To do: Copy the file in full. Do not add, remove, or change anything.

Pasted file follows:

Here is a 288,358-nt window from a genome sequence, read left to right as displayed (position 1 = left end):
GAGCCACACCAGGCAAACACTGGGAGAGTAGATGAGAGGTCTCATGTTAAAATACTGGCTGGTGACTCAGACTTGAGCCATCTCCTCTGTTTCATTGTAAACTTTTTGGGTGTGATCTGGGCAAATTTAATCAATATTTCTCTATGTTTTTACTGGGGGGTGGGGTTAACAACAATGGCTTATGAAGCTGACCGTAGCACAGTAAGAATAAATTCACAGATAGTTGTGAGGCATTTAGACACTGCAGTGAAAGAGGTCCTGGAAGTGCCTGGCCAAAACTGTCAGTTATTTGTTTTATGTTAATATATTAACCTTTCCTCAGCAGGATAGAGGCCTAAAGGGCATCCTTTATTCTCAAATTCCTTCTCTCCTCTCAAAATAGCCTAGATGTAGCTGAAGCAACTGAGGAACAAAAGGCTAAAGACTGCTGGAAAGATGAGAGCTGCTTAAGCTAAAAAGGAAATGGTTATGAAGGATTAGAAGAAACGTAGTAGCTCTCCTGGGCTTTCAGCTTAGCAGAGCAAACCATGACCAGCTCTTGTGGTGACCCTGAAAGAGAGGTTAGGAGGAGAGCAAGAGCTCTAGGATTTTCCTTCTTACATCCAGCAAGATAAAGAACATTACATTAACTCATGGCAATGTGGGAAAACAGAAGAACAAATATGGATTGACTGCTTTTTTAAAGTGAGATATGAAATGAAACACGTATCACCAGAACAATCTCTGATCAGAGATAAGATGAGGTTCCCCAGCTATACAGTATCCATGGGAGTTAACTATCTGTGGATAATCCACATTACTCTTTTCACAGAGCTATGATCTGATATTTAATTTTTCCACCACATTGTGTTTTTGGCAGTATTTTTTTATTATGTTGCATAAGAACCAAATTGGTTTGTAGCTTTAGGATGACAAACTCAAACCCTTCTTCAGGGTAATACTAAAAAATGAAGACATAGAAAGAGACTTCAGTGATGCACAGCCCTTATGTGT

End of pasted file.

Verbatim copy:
Here is a 288,358-nt window from a genome sequence, read left to right as displayed (position 1 = left end):
GAGCCACACCAGGCAAACACTGGGAGAGTAGATGAGAGGTCTCATGTTAAAATACTGGCTGGTGACTCAGACTTGAGCCATCTCCTCTGTTTCATTGTAAACTTTTTGGGTGTGATCTGGGCAAATTTAATCAATATTTCTCTATGTTTTTACTGGGGGGTGGGGTTAACAACAATGGCTTATGAAGCTGACCGTAGCACAGTAAGAATAAATTCACAGATAGTTGTGAGGCATTTAGACACTGCAGTGAAAGAGGTCCTGGAAGTGCCTGGCCAAAACTGTCAGTTATTTGTTTTATGTTAATATATTAACCTTTCCTCAGCAGGATAGAGGCCTAAAGGGCATCCTTTATTCTCAAATTCCTTCTCTCCTCTCAAAATAGCCTAGATGTAGCTGAAGCAACTGAGGAACAAAAGGCTAAAGACTGCTGGAAAGATGAGAGCTGCTTAAGCTAAAAAGGAAATGGTTATGAAGGATTAGAAGAAACGTAGTAGCTCTCCTGGGCTTTCAGCTTAGCAGAGCAAACCATGACCAGCTCTTGTGGTGACCCTGAAAGAGAGGTTAGGAGGAGAGCAAGAGCTCTAGGATTTTCCTTCTTACATCCAGCAAGATAAAGAACATTACATTAACTCATGGCAATGTGGGAAAACAGAAGAACAAATATGGATTGACTGCTTTTTTAAAGTGAGATATGAAATGAAACACGTATCACCAGAACAATCTCTGATCAGAGATAAGATGAGGTTCCCCAGCTATACAGTATCCATGGGAGTTAACTATCTGTGGATAATCCACATTACTCTTTTCACAGAGCTATGATCTGATATTTAATTTTTCCACCACATTGTGTTTTTGGCAGTATTTTTTTATTATGTTGCATAAGAACCAAATTGGTTTGTAGCTTTAGGATGACAAACTCAAACCCTTCTTCAGGGTAATACTAAAAAATGAAGACATAGAAAGAGACTTCAGTGATGCACAGCCCTTATGTGT